In a society riven with division, Chesley "Sully" Sullenberger qualifies as a hero nearly everyone can get behind. You remember Sully, I'm sure. In January of 2009, he made an emergency landing of US Airways Flight 1549 on the Hudson River. The feat was hailed as a heroic act of competence and daring in the face of potential disaster.
It all happened in a matter of minutes. Shortly after leaving Laguardia Airport, Sullenberger's jet was struck by a flock of geese. The plane's engines were disabled.
Sullenberger quickly calculated his chances of returning to Laguardia or making an unscheduled landing at New Jersey's Teterboro Airport. After determining that he couldn't reach either airport, Sullenberger and first officer Jeff Skiles landed their plane in the Hudson.
Miraculously -- there's really no other word for it -- all 155 passengers survived. No one was even seriously injured.
We all saw pictures of the shaken passengers standing on the plane's wings in the middle of the Hudson on a day when temperatures dipped into the 20s. We saw rescue boats scurrying to bring the passengers to safety. It was a national "Holy shit" moment, and -- for once -- it ended in a good way.
Director Clint Eastwood's Sully, which stars Tom Hanks as Sullenberger, offers stunning recreations of those events on the Hudson, but rather than move steadily toward the fateful moment, screenwriter Todd Komarnicki places them toward the middle of a film that focuses on the National Transportation Safety Board investigation that followed the landing.
According to the movie, an NTSB committee left an already shaken Sullenberger wondering whether he'd made the right decision.
Hanks' low-key performance underscores Eastwood's celebration of Sullenberger's competence and modesty, even as Hanks conveys Sullenberger's continuing bouts with doubt. Sully dreams of what might have happened had he miscalculated. He experiences post-traumatic stress, and his life is made more difficult by a relentless flood of media attention.
As co-pilot Skiles, Aaron Eckhart shows a bit more flare. He's a staunch defender of Sullenberger, and believes that the highly experienced captain had no choice but to gamble on a river landing.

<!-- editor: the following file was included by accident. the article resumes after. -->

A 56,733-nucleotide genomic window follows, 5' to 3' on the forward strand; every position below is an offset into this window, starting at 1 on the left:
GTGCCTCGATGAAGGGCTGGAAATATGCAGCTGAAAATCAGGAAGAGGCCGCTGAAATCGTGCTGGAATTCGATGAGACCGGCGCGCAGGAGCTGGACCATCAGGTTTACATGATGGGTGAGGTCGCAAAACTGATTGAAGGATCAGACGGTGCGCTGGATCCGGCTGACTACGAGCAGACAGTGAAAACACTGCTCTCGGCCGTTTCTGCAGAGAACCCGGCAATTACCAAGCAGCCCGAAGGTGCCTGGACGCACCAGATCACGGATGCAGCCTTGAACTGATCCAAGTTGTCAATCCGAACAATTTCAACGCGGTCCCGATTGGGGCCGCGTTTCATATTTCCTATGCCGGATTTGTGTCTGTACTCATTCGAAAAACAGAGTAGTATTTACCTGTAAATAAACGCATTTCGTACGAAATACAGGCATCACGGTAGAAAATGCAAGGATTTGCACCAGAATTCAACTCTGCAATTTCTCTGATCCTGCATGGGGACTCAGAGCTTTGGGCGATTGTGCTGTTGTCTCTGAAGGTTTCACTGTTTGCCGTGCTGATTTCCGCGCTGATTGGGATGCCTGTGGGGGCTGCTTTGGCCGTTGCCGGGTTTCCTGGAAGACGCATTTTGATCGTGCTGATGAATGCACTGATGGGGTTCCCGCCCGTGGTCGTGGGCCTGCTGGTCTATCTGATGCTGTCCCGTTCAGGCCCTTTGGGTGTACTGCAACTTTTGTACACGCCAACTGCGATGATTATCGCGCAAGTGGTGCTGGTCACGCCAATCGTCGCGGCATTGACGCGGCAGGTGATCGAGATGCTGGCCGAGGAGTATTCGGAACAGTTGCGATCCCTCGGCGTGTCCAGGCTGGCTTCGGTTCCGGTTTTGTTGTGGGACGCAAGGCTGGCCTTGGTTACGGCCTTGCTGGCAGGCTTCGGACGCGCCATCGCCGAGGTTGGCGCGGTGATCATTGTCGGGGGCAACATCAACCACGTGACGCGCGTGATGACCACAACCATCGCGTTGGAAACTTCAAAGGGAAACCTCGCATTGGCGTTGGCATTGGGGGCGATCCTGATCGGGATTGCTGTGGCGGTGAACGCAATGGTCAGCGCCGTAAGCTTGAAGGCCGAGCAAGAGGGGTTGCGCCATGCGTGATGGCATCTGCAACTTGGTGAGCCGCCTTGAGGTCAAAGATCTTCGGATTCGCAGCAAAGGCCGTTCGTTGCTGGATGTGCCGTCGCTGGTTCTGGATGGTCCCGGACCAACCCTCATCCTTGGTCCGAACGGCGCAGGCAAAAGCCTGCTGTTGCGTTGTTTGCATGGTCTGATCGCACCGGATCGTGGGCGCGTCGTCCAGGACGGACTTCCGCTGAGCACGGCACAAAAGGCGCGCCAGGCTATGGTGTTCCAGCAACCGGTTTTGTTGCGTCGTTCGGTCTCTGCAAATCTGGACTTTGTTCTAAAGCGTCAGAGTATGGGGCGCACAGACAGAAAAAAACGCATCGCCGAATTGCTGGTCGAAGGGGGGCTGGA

Although the tension of the landing can be felt throughout Sully's entire 95-minute running time, Eastwood makes a public NTSB hearing the movie's climax, hinging its outcome on questions about the validity of NTSB computer simulations used to evaluate Sullenberger's decisions.
In a battle between human judgment and computers, there's little doubt which side Eastwood will take. I suppose the NTSB is vilified a bit -- albeit not in excoriating fashion. The NTSB investigators -- Anna Gunn plays one -- are portrayed as a panel of not-always-friendly inquisitors.
A compelling story helps Sully survive some of the problems that keep the film from total takeoff. Flashbacks to Sully's past (his start as a crop-dusting youngster and an episode from his stint in the Air Force) are inserted without great finesse, and there's little attempt to flesh-out the drama.
Despite Sully's statement that the landing and rescue reflected a team effort of which he was only a part, the movie remains a solo flight built around Sully's experiences, which include brief, troubled phone conversations with his wife (Laura Linney).
Eastwood, who has been praised by those who work with him as a no-nonsense director who knows what he wants, must have warmed to Sully, who never regards himself as a hero and who talks about what he accomplished in mundane terms: He was just doing his job.
The film compacts (justifiably, I think) the NTSB investigation, which took place over the course of 18 months -- not in the few days following the emergency landing. Besides, can you imagine the outcry that might be heard if the NTSB didn't investigate emergency water landings?
A few nuances might have given us a better feeling for such complexities, but Sully seems interested mostly in keeping faith with the unquestionable trustworthiness of its main character.
The movie also leaves you with an indelible sense of the terror and panic that would rattle you to the core if you were on a plane that was heading for water, and you were hearing fight attendants straining to overcome the sounds of a falling aircraft. "Brace. Brace. Brace," they shout in drum-beat fashion.
It's a moment you won't soon forget.